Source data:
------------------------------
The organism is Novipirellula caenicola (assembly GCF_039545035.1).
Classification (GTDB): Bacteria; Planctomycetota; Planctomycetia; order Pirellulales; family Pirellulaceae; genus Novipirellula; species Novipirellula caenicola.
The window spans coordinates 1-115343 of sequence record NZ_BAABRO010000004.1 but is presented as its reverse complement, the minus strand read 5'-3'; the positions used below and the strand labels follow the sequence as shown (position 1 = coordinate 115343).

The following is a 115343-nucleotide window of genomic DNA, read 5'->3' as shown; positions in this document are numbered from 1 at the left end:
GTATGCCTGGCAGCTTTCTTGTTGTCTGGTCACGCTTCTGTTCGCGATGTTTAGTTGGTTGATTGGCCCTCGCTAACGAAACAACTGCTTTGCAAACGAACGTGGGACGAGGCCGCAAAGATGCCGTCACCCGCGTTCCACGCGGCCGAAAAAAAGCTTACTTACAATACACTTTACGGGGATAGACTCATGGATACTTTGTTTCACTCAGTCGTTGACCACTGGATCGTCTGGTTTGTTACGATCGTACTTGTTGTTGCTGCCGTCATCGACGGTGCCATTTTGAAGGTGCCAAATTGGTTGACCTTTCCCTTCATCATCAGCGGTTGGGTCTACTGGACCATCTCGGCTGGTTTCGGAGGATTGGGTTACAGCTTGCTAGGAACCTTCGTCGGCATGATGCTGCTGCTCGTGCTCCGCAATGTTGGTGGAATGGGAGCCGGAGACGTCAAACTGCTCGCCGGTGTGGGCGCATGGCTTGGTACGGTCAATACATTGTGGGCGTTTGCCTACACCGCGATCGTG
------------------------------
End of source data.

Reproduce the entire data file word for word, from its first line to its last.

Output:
The organism is Novipirellula caenicola (assembly GCF_039545035.1).
Classification (GTDB): Bacteria; Planctomycetota; Planctomycetia; order Pirellulales; family Pirellulaceae; genus Novipirellula; species Novipirellula caenicola.
The window spans coordinates 1-115343 of sequence record NZ_BAABRO010000004.1 but is presented as its reverse complement, the minus strand read 5'-3'; the positions used below and the strand labels follow the sequence as shown (position 1 = coordinate 115343).

The following is a 115343-nucleotide window of genomic DNA, read 5'->3' as shown; positions in this document are numbered from 1 at the left end:
GTATGCCTGGCAGCTTTCTTGTTGTCTGGTCACGCTTCTGTTCGCGATGTTTAGTTGGTTGATTGGCCCTCGCTAACGAAACAACTGCTTTGCAAACGAACGTGGGACGAGGCCGCAAAGATGCCGTCACCCGCGTTCCACGCGGCCGAAAAAAAGCTTACTTACAATACACTTTACGGGGATAGACTCATGGATACTTTGTTTCACTCAGTCGTTGACCACTGGATCGTCTGGTTTGTTACGATCGTACTTGTTGTTGCTGCCGTCATCGACGGTGCCATTTTGAAGGTGCCAAATTGGTTGACCTTTCCCTTCATCATCAGCGGTTGGGTCTACTGGACCATCTCGGCTGGTTTCGGAGGATTGGGTTACAGCTTGCTAGGAACCTTCGTCGGCATGATGCTGCTGCTCGTGCTCCGCAATGTTGGTGGAATGGGAGCCGGAGACGTCAAACTGCTCGCCGGTGTGGGCGCATGGCTTGGTACGGTCAATACATTGTGGGCGTTTGCCTACACCGCGATCGTG